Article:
Last week, in that languid time between Christmas and New Years’, the City of New York celebrated the completion of a major public works project—not the Second Avenue subway, but an above-ground reconstruction of one of the world’s busiest intersections.
Almost eight years ago, the NYC Department of Transportation (DOT) unveiled plans to dramatically transform Manhattan’s Times Square. The $55 million vision, conceived by New York–based Snøhetta, replaced car-clogged streets with pedestrian plazas on Broadway in Times Square between West 42nd and West 47th streets. The project, which spans 85,000 square feet of former roadway, broke ground in 2013.
Officials praised the improvements at a December 28 ceremony. “Being able to carve out two acres of new space for pedestrians in one of the world’s most popular plazas is a remarkable gift to the tens of millions of people who visit the ‘Crossroads of the World’ each year,” said Department of Design and Construction (DDC) commissioner Feniosky Peña-Mora, in a statement. “Times Square is now equipped with more resilient sewer systems, wider sidewalks, ample seating, and an emphasis on pedestrian safety that will serve generations to come.”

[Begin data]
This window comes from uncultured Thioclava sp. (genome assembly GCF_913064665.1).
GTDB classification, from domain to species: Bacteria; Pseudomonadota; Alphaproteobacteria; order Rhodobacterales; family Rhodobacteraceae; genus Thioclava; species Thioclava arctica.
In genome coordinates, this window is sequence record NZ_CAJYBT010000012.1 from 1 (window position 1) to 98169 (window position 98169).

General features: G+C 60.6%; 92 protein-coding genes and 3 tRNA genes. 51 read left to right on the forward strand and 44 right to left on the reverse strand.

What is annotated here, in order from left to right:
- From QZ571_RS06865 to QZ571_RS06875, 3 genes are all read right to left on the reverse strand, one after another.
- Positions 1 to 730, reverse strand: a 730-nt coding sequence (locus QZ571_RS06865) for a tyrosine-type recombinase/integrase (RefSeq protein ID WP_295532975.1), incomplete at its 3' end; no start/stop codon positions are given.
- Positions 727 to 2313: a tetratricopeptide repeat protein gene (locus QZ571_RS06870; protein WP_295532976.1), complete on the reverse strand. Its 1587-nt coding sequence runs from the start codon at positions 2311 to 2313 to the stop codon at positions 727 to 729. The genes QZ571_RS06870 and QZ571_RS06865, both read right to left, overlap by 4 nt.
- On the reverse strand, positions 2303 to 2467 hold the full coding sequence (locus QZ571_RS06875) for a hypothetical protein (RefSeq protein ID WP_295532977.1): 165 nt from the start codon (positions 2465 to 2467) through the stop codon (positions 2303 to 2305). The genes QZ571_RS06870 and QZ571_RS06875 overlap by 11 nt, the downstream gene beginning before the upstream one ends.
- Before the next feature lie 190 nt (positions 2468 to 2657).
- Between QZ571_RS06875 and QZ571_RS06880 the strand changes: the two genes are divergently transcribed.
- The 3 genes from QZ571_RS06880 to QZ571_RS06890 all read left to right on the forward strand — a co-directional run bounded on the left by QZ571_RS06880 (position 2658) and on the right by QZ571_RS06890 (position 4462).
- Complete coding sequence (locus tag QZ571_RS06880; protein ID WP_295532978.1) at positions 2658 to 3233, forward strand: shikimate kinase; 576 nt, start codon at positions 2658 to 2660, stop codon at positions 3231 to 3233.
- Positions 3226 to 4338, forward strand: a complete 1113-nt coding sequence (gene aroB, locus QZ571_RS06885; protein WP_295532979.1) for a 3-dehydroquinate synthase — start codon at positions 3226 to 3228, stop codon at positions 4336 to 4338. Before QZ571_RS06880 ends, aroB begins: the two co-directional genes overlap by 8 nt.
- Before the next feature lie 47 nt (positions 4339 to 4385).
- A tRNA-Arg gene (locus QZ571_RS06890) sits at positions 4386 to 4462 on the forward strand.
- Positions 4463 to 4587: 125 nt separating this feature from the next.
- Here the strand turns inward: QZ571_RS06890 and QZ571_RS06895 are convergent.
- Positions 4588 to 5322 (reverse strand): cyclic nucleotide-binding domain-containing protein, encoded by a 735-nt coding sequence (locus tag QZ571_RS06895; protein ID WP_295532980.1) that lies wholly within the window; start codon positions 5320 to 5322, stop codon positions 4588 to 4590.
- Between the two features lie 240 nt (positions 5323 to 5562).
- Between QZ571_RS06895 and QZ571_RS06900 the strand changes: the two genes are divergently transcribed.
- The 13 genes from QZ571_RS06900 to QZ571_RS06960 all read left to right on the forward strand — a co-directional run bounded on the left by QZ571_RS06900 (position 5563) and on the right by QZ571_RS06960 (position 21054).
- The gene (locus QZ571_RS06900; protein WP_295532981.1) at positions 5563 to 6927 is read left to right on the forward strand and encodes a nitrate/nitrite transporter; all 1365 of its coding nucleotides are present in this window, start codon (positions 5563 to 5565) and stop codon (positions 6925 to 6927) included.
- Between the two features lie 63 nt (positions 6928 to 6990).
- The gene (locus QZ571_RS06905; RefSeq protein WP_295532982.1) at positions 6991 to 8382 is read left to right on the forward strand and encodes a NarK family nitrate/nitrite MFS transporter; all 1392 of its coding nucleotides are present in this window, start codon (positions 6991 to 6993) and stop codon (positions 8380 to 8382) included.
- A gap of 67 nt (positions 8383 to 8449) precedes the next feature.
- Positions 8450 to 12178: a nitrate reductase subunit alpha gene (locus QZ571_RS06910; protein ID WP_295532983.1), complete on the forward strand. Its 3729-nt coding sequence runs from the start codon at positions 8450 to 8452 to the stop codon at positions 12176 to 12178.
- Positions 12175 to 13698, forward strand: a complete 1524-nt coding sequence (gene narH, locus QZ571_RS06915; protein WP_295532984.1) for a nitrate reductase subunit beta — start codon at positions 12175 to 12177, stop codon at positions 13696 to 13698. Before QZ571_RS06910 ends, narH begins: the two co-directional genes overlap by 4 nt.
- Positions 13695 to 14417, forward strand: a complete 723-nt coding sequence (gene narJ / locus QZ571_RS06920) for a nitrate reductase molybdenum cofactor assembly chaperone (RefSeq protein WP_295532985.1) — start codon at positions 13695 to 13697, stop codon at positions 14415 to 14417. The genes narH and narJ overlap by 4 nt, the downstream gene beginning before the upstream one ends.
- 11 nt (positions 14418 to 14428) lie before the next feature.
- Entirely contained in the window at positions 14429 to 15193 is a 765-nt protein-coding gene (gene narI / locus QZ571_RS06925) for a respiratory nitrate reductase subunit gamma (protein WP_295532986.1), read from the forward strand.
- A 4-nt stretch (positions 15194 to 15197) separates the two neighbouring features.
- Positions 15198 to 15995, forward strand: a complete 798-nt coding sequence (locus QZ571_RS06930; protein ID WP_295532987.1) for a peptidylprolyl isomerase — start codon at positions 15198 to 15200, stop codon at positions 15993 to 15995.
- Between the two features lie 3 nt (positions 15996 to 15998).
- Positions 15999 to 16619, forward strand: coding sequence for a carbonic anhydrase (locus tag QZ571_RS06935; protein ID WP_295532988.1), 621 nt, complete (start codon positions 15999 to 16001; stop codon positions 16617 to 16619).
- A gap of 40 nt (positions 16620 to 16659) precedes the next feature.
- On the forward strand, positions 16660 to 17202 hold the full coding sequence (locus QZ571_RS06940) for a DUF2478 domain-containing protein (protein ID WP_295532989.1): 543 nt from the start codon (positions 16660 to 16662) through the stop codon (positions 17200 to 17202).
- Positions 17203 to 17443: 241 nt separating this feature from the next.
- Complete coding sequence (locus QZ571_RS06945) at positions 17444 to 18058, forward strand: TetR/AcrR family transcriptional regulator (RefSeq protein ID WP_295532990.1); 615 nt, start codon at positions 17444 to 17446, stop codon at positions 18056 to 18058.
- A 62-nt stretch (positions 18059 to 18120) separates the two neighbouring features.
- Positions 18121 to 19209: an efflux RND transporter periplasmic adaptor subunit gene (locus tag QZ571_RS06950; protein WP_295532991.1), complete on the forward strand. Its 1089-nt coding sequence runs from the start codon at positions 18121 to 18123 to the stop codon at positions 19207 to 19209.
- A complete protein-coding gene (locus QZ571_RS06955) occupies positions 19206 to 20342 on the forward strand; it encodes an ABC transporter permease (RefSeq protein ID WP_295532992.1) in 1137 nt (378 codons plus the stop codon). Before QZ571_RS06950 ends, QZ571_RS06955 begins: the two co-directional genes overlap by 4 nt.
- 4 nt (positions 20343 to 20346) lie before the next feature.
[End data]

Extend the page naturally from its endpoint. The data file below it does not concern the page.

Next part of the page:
Times Square before and after, December 2016. (Courtesy DOT)
Changes to the “bowtie” were first spearheaded by former DOT commissioner Janette Sadik-Khan. Now tourists and New Yorkers (if there are any who go willingly) can enjoy new benches, chairs, and tables dotting the five plazas, wider sidewalks, as well as a raised bike lane along 7th Avenue.
“With the changes unveiled today, Times Square is now a safer and more welcoming place for the millions of residents, commuters and tourists who visit and pass through it every day,” Mayor Bill de Blasio emphasized. “I am so proud that our agencies could come together and finish their incredible work before the new year, ending the disruption that invariably comes with big and complex construction projects.”